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05.18.2010 Highlights in Internaltional Trade and Commerce The International Law Section of Williams Mullen prepared the following brief descriptions of selected issues in international trade and commerce for general information purposes and use by clients and friends of the firm.

CIT: Accelerated Disposition Request Required to Force CBP to Act on Protest
The Court of International Trade (CIT) recently found in Hitachi v. U.S. Customs and Border Protection (CBP) that CBP’s failure to act on a protest does not, by operation of law, result in either an automatic grant of the protest or an automatic denial, unless the importer requests from CBP an accelerated disposition of the protest. In the case, CBP assessed duties on televisions imported from Mexico. Hitachi protested, claiming that the televisions qualified for duty-free treatment under the North American Free Trade Agreement (NAFTA). CBP failed to respond to Hitachi’s protest within two years as required by 19 U.S.C. 1515(a). Hitachi sued, arguing in part that CBP’s failure to decide the protest in effect amounted to a denial—giving the CIT jurisdiction to hear the dispute. The court disagreed, ruling that CBP’s failure to act constituted neither a denial nor a grant of the protest. The proper procedure for Hitachi to force CBP to address its protest, the court said, is to request an accelerated disposition under 19 U.S.C. 1515(b). If CBP does not then respond within 30 days, the protest is deemed to be denied, and Hitachi can appeal the decision to the CIT. Importers, take note: The best or only way to force CBP to respond to a protest in a reasonable time is to request an accelerated disposition.

ITC to Hold Hearing on China’s Indigenous Innovation Policy, IPR Violations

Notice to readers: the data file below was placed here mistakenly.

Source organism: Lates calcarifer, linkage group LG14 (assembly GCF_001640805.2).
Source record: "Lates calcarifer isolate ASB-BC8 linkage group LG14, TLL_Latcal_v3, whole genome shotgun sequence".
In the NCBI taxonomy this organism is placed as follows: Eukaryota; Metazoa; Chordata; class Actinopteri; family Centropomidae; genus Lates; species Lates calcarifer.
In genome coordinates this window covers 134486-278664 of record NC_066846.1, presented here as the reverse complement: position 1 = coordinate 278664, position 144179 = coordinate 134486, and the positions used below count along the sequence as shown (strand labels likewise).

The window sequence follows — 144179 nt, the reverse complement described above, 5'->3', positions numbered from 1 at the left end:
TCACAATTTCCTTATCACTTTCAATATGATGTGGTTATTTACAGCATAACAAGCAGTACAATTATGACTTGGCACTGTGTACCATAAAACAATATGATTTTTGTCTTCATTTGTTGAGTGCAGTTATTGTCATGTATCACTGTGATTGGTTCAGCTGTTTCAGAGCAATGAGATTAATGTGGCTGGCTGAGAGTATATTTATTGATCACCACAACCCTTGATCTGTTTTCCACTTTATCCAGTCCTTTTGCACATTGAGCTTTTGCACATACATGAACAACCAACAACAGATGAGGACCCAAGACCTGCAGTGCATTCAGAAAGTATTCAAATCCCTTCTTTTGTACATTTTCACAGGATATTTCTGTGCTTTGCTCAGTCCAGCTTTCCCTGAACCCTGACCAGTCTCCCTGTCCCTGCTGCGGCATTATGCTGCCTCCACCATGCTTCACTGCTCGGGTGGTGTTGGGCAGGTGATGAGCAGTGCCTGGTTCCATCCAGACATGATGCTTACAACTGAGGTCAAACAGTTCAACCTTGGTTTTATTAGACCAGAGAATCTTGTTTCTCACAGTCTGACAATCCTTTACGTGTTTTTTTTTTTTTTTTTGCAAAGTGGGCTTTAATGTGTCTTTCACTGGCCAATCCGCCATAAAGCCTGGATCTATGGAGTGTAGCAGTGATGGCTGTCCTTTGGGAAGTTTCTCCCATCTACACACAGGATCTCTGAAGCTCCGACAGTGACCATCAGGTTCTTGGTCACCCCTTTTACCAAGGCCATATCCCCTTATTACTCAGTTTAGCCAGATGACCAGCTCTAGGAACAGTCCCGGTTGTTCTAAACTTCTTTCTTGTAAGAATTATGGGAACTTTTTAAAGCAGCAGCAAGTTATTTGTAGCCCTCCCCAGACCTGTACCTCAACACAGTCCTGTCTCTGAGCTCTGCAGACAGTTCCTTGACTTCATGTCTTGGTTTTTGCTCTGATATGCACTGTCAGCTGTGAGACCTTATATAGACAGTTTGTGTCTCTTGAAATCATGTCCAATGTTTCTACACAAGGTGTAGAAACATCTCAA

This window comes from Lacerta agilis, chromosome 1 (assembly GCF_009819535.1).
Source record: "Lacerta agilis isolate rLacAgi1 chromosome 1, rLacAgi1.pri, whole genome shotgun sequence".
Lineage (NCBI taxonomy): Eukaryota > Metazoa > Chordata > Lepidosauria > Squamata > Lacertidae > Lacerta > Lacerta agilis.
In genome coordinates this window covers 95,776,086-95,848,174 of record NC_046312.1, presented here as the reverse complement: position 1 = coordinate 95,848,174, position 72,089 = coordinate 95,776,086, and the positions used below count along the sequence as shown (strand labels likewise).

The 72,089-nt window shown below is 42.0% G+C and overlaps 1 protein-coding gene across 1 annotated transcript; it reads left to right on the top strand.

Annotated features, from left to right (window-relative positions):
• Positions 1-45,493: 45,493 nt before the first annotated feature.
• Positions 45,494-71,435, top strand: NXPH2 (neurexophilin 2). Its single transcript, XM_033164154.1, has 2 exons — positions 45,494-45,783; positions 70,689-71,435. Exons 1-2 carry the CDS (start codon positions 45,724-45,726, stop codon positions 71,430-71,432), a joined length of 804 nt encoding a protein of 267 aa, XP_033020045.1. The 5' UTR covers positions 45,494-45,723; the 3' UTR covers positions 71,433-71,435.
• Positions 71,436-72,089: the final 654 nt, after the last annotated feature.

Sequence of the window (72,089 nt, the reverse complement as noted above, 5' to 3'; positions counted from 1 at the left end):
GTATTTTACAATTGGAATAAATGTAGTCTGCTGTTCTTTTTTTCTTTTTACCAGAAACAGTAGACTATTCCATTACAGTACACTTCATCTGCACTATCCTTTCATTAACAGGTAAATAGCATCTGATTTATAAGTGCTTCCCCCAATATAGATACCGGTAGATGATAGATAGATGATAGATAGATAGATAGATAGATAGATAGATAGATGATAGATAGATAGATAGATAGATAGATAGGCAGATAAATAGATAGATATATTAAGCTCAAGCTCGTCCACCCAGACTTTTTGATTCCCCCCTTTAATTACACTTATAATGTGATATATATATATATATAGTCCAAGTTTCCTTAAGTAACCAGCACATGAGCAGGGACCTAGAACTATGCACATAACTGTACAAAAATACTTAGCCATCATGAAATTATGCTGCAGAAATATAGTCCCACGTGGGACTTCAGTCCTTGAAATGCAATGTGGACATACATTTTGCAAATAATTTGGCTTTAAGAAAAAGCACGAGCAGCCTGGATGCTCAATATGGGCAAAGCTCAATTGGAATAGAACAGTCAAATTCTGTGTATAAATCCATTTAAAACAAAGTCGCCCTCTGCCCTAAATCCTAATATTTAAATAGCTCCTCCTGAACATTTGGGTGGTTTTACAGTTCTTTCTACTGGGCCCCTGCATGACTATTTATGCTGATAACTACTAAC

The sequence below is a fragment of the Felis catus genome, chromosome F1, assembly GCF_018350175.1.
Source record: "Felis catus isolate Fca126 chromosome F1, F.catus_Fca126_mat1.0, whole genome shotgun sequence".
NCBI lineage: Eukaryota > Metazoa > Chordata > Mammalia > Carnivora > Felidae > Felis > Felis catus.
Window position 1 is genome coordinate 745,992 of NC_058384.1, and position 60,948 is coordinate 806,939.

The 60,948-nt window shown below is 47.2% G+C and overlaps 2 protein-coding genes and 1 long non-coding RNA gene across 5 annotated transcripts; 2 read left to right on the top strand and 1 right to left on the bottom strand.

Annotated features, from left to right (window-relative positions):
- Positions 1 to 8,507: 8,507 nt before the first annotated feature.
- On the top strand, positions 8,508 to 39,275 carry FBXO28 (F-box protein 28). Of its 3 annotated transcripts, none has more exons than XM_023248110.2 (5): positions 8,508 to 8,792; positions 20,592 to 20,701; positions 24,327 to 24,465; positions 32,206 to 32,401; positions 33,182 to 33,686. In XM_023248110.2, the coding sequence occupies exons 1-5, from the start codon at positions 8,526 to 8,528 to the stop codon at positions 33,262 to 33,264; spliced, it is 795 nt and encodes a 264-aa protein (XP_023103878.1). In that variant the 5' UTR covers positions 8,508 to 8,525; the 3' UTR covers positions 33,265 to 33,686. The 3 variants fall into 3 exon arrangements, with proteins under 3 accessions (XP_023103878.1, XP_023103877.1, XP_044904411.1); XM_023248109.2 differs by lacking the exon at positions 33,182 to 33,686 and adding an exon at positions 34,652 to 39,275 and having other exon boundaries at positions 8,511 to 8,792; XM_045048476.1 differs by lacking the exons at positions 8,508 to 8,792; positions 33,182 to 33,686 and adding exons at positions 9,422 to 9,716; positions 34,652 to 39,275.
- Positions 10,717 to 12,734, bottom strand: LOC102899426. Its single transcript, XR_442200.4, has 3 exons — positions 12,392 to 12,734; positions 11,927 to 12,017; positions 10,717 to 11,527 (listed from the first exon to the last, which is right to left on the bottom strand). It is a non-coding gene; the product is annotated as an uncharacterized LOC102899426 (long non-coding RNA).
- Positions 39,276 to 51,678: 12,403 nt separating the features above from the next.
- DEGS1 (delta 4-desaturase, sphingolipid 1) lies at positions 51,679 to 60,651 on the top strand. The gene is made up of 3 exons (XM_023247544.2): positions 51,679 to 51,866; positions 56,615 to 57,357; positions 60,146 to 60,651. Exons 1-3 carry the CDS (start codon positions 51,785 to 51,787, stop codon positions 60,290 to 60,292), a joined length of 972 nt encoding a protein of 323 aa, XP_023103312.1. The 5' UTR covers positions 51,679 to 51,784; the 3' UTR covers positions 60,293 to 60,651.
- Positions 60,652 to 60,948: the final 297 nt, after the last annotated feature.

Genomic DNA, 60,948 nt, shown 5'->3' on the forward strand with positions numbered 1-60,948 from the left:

Senators Max Baucus (D-MT) and Charles Grassley (R-IA), respectively the Chair and Ranking Member of the Senate Finance Committee, recently asked the International Trade Commission (ITC) to investigate China's infringement of intellectual property rights (IPR) and its effect on the U.S. economy and U.S. jobs. In response, the ITC will hold a public hearing about IPR violations and China’s Indigenous Innovation policy next month. Under section 332(g) of the Tariff Act of 1930, the ITC, at the request of Congress or the Administration, investigates the economic effects of possible regulatory changes. While U.S. businesses have long complained that China does not adequately protect IPR, the Chinese Government may be becoming more serious about combating the problem. Last month a Chinese court ordered a Chinese insurance company backed by state-owned companies to pay Microsoft $318,000 in damages for software piracy, the largest amount ever ordered by a Chinese court in a software piracy suit. Congress, however, remains concerned about IPR in China. As discussed in last month’s HIGHLIGHTS, China has also been criticized for its Indigenous Innovation policy, a government procurement policy that favors intellectual property developed in China over foreign products. Trade issues that hurt American exports, such as IPR violations and the Indigenous Innovation policy, are of particular concern to lawmakers given the large U.S. trade imbalance with China and President Obama’s goal of doubling U.S. exports over five years. The ITC will hold a public hearing concerning both IPR infringement and the Indigenous Innovation policy on June 15. The deadline to file a request to appear at the hearing is June 1.